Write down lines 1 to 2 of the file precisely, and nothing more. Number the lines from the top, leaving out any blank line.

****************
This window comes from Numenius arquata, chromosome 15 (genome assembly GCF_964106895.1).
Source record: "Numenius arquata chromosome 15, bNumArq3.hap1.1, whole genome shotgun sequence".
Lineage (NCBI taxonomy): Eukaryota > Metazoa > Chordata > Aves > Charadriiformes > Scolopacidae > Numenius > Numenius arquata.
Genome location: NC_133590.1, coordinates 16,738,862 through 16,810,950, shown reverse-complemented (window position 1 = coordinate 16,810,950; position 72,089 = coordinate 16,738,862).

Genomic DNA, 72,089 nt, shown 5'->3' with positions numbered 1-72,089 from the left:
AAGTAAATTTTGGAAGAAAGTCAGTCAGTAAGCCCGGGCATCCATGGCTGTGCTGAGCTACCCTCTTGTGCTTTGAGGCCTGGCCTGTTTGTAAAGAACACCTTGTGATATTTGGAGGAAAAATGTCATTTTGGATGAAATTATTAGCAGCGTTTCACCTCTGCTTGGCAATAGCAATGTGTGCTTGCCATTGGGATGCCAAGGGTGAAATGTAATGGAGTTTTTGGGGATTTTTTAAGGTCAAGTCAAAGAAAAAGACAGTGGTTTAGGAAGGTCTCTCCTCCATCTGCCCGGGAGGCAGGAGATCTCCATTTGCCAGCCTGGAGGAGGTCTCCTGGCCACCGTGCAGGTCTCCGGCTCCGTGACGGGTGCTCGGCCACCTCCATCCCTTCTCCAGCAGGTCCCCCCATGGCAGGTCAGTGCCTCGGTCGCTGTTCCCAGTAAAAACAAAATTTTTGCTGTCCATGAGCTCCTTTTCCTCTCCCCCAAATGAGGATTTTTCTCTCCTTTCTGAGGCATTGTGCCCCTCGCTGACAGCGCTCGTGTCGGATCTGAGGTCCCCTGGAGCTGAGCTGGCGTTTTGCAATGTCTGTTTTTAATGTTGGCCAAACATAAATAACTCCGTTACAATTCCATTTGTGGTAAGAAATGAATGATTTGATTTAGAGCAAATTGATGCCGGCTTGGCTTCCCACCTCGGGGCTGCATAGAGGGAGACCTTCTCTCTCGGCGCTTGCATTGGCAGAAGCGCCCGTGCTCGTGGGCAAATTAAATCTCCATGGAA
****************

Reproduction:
This window comes from Numenius arquata, chromosome 15 (genome assembly GCF_964106895.1).
Source record: "Numenius arquata chromosome 15, bNumArq3.hap1.1, whole genome shotgun sequence".